Siamese and Himalayan cats share similarities in terms of color markings. However, Himalayan is only a cat that looks Siamese but isn’t.
In fact, these feline breeds have a lot of differences in terms of their weight, body shape, fur lengths, and general care requirements.
If you’re looking to adopt a cat and these breeds are your choice, then stick around! This article will discuss everything you need to know about Siamese vs Himalayan cats.
Table of Contents
- What is a Siamese Cat?
- What is a Himalayan Cat?
- Similarities Between Siamese and Himalayan Cats
- Himalayan Cat vs. Siamese: Distinguishing the Differences
- Which Breed Should You Choose?
What is a Siamese Cat?
A Siamese cat is a popular domestic feline breed known for its striking appearance and personality. The breed originated from Thailand, then called Siam.
Back in the old days, the people of Siam considered Siamese cats as bringers of luck.
Moreover, the breed was first introduced to the West in 1897. The first Siamese cat was brought to the US by a US diplomat in Bangkok as a gift to President Rutherford Hayes’s wife.
What is a Himalayan Cat?
The Himalayan cat is a cross between Persian and Siamese breeds, hence, it has features similar to both of them. United States breeders Dr. Clyde Keeler, Marguerita Gorforth, and Virginia Cobb, crossed the two felines in the early 1930s.
They aimed to create a Persian cat with a Siamese feline’s color point pattern and these breeders got exactly what they wanted. They were able to produce a cat that looks almost exactly like the Persian breed but has the color point pattern of the Siamese cat.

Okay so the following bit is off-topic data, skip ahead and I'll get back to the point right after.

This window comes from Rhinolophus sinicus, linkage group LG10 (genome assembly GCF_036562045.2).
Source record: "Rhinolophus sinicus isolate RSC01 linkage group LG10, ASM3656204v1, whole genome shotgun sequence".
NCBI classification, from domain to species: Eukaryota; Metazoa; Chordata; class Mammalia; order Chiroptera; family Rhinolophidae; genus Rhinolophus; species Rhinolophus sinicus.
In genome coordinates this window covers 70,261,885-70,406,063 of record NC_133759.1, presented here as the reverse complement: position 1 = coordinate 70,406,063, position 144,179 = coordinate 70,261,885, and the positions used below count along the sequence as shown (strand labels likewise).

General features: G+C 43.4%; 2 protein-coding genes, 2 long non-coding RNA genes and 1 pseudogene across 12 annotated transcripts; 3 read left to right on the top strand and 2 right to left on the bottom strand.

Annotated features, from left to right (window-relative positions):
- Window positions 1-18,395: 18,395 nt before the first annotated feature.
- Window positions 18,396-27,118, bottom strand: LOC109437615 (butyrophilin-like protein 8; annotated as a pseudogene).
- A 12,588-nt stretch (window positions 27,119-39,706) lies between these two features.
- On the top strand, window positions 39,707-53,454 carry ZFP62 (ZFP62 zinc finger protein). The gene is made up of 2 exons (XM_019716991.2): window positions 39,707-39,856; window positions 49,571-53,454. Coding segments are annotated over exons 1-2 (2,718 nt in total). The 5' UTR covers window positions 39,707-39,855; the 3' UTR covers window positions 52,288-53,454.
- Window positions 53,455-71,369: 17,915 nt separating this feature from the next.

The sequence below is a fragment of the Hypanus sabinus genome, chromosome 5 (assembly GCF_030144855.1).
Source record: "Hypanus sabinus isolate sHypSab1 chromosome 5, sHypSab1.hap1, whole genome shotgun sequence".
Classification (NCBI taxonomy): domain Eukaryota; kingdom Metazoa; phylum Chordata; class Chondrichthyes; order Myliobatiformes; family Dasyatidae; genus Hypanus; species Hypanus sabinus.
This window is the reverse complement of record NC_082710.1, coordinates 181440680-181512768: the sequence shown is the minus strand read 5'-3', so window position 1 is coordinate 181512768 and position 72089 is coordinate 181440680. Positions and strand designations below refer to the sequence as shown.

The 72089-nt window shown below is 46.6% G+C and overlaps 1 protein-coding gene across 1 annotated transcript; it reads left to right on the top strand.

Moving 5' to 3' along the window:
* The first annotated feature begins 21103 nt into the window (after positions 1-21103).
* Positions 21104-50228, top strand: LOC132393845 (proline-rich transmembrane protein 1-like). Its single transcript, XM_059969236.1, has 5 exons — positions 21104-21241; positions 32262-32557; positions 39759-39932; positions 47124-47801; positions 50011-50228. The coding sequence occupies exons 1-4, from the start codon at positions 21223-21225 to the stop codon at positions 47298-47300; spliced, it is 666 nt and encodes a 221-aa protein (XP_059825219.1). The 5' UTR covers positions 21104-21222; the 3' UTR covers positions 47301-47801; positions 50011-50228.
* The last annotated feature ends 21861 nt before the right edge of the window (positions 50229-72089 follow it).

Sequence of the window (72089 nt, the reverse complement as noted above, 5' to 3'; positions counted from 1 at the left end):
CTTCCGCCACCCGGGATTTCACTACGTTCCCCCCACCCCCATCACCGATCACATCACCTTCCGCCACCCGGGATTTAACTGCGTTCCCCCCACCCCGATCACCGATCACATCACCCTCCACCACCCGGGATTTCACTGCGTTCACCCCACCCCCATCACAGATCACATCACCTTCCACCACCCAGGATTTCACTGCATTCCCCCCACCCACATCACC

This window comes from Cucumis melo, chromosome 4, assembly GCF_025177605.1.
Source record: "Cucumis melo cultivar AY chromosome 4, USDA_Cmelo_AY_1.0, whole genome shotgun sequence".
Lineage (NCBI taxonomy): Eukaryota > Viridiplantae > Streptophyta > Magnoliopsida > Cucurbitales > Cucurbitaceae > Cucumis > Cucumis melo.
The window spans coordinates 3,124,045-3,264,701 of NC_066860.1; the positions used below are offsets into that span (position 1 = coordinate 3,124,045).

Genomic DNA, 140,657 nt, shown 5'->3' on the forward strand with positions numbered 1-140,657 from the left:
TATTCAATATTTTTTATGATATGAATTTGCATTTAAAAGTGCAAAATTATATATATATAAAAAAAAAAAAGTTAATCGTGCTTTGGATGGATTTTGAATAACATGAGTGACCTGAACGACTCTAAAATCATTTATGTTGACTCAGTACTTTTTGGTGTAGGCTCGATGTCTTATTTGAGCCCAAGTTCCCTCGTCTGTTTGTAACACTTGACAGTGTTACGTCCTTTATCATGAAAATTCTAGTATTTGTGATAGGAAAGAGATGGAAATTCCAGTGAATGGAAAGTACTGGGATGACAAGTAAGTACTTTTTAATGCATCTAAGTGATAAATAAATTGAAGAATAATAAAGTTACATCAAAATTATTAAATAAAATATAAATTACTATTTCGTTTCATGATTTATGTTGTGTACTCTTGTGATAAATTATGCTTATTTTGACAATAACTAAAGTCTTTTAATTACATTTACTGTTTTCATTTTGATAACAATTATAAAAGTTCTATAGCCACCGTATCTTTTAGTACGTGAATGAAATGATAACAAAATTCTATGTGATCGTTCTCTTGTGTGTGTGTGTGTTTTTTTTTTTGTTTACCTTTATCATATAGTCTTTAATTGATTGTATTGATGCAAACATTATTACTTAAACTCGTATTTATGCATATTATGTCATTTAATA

Apart from the usual chocolate brown color point, there are also seal point, blue point, and lilac point Himalayans, to name a few.
Similarities Between Siamese and Himalayan Cats
1. Color point
Siamese and Himalayan cats both feature color point patterns. This means that their paws, tail, ears, and snout have a darker color in comparison to the rest of their bodies.
As mentioned, some of the popular color points of Himalayan and Siamese cats are seal point, blue point, and chocolate point. The pigment in the coats of these cats is temperature sensitive, meaning their fur looks darker when their skin feels cool.
2. Personality: Affectionate and vocal nature
Siamese and Himalayan breeds are both social, affectionate, and friendly. These cats are known for their ability to communicate through vocalizations, making their needs and desires abundantly clear to their caregivers. You will quickly know when they need something by their scratching or vocalizing.
They tend to form strong bonds with their caretakers, especially if you earn their trust. Unlike most cats that like being alone, these breeds love being around people.
3. Need for attention
The said feline breeds are extremely energetic. For this reason, you need a good amount of time to provide them with physical activities.
Siamese and Himalayan cats need problem-solving activities, physically-engaging games, and other activities that may stimulate their minds. This way, you will prevent these cats from experiencing boredom.
If you are planning to take any of these feline breeds as your new family member, noting the importance of attention and physical activities is crucial. Failure to provide these needs can make your pet destructive.
Himalayan Cat vs. Siamese: Distinguishing the Differences
|Coat Length And Texture
|Short, silky fur that is easy to groom